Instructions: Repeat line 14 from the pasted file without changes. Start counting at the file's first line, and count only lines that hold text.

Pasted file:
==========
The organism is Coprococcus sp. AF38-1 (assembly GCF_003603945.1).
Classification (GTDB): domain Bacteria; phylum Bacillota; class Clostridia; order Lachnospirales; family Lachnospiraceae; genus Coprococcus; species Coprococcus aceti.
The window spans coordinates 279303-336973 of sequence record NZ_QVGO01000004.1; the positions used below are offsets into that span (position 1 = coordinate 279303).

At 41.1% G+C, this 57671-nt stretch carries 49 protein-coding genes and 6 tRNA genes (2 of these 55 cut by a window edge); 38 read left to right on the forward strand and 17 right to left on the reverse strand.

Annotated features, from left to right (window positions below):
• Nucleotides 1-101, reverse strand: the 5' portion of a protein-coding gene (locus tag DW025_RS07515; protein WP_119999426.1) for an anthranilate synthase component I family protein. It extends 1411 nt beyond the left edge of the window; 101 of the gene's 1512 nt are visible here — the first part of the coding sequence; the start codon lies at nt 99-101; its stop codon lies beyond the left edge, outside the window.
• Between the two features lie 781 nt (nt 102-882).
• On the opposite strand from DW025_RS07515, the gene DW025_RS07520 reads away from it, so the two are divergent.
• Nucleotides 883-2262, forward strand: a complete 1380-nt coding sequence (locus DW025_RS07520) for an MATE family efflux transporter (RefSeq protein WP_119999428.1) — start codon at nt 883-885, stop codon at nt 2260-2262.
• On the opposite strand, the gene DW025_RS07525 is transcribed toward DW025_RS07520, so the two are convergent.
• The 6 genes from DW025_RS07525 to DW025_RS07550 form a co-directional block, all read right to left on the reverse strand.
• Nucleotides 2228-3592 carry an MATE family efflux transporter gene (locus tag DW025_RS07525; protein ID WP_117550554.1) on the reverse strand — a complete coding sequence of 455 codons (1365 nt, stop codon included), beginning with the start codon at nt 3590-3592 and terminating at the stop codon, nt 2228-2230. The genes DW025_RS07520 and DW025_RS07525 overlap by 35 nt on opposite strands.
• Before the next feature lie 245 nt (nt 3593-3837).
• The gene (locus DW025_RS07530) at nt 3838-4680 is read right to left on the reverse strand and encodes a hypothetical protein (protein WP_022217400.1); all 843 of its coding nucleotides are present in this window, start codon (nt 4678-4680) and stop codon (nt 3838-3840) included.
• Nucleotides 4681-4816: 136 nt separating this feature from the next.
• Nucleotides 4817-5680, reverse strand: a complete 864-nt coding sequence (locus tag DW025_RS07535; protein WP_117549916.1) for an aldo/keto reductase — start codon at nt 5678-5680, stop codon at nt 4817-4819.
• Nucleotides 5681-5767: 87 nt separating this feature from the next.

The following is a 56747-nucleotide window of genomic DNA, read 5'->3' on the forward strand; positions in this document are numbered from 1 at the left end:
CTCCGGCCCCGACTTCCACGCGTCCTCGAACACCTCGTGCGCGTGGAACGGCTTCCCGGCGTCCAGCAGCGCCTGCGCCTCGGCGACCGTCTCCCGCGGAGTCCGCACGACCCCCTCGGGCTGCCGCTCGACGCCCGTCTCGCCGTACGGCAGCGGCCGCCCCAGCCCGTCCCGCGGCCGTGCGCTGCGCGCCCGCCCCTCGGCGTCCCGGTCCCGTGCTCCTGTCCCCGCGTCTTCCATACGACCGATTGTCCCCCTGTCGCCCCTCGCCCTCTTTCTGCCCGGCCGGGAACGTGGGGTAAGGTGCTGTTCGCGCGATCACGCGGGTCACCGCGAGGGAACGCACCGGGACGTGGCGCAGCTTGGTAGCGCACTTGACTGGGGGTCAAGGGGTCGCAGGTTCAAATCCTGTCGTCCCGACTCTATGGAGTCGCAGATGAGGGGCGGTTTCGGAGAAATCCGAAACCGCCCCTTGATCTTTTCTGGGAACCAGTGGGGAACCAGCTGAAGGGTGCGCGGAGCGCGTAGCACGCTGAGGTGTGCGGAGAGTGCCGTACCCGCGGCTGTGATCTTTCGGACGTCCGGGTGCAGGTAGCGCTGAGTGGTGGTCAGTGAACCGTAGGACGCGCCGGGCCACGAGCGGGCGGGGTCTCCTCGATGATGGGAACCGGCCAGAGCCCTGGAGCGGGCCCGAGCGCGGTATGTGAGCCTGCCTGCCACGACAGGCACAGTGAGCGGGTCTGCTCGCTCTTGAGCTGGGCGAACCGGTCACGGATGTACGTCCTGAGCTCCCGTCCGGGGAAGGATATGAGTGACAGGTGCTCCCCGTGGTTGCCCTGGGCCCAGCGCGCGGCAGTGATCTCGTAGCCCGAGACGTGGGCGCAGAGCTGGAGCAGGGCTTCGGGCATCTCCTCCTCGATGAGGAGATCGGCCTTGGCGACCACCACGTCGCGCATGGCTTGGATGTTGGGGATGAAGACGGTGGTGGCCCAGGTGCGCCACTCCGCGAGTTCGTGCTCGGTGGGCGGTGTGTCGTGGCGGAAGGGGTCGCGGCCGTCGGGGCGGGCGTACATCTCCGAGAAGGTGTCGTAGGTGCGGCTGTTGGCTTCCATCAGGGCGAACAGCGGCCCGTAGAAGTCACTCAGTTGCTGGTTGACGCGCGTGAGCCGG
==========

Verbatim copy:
• The gene (locus DW025_RS07530) at nt 3838-4680 is read right to left on the reverse strand and encodes a hypothetical protein (protein WP_022217400.1); all 843 of its coding nucleotides are present in this window, start codon (nt 4678-4680) and stop codon (nt 3838-3840) included.